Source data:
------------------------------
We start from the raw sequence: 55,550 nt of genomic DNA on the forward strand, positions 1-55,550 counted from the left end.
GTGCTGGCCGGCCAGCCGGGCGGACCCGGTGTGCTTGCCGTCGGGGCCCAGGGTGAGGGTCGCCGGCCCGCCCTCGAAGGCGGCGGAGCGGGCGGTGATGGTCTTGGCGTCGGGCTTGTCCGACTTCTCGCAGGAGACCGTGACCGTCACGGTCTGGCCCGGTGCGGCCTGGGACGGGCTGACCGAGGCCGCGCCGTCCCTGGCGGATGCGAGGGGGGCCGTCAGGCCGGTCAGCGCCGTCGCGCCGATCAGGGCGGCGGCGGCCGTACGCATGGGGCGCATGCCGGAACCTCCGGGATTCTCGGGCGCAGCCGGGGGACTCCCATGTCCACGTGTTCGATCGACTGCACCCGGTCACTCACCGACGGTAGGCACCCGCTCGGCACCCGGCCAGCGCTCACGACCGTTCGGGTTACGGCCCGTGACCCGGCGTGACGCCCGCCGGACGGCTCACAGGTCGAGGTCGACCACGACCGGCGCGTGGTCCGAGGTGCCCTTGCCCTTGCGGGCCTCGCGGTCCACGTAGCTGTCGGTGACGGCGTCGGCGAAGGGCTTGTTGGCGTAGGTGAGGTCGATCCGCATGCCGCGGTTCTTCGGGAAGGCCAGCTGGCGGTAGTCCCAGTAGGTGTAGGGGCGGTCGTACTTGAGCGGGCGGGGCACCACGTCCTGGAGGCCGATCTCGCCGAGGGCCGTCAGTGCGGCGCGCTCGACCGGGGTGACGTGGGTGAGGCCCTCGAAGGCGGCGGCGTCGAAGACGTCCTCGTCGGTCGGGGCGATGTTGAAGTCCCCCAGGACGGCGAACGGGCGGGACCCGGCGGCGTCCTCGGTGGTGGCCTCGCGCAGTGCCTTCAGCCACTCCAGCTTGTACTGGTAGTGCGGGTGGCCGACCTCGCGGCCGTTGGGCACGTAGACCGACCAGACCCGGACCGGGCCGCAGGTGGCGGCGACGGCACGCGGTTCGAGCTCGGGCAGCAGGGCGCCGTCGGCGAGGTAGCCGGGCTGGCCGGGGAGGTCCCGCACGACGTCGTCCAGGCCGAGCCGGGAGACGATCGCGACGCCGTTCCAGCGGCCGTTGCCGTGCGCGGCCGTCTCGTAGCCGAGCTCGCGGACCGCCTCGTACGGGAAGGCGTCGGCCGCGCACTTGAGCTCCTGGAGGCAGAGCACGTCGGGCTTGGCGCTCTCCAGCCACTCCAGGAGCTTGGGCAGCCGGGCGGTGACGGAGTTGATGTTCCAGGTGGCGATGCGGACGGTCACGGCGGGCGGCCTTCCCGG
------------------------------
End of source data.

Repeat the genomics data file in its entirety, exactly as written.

We start from the raw sequence: 55,550 nt of genomic DNA on the forward strand, positions 1-55,550 counted from the left end.
GTGCTGGCCGGCCAGCCGGGCGGACCCGGTGTGCTTGCCGTCGGGGCCCAGGGTGAGGGTCGCCGGCCCGCCCTCGAAGGCGGCGGAGCGGGCGGTGATGGTCTTGGCGTCGGGCTTGTCCGACTTCTCGCAGGAGACCGTGACCGTCACGGTCTGGCCCGGTGCGGCCTGGGACGGGCTGACCGAGGCCGCGCCGTCCCTGGCGGATGCGAGGGGGGCCGTCAGGCCGGTCAGCGCCGTCGCGCCGATCAGGGCGGCGGCGGCCGTACGCATGGGGCGCATGCCGGAACCTCCGGGATTCTCGGGCGCAGCCGGGGGACTCCCATGTCCACGTGTTCGATCGACTGCACCCGGTCACTCACCGACGGTAGGCACCCGCTCGGCACCCGGCCAGCGCTCACGACCGTTCGGGTTACGGCCCGTGACCCGGCGTGACGCCCGCCGGACGGCTCACAGGTCGAGGTCGACCACGACCGGCGCGTGGTCCGAGGTGCCCTTGCCCTTGCGGGCCTCGCGGTCCACGTAGCTGTCGGTGACGGCGTCGGCGAAGGGCTTGTTGGCGTAGGTGAGGTCGATCCGCATGCCGCGGTTCTTCGGGAAGGCCAGCTGGCGGTAGTCCCAGTAGGTGTAGGGGCGGTCGTACTTGAGCGGGCGGGGCACCACGTCCTGGAGGCCGATCTCGCCGAGGGCCGTCAGTGCGGCGCGCTCGACCGGGGTGACGTGGGTGAGGCCCTCGAAGGCGGCGGCGTCGAAGACGTCCTCGTCGGTCGGGGCGATGTTGAAGTCCCCCAGGACGGCGAACGGGCGGGACCCGGCGGCGTCCTCGGTGGTGGCCTCGCGCAGTGCCTTCAGCCACTCCAGCTTGTACTGGTAGTGCGGGTGGCCGACCTCGCGGCCGTTGGGCACGTAGACCGACCAGACCCGGACCGGGCCGCAGGTGGCGGCGACGGCACGCGGTTCGAGCTCGGGCAGCAGGGCGCCGTCGGCGAGGTAGCCGGGCTGGCCGGGGAGGTCCCGCACGACGTCGTCCAGGCCGAGCCGGGAGACGATCGCGACGCCGTTCCAGCGGCCGTTGCCGTGCGCGGCCGTCTCGTAGCCGAGCTCGCGGACCGCCTCGTACGGGAAGGCGTCGGCCGCGCACTTGAGCTCCTGGAGGCAGAGCACGTCGGGCTTGGCGCTCTCCAGCCACTCCAGGAGCTTGGGCAGCCGGGCGGTGACGGAGTTGATGTTCCAGGTGGCGATGCGGACGGTCACGGCGGGCGGCCTTCCCGG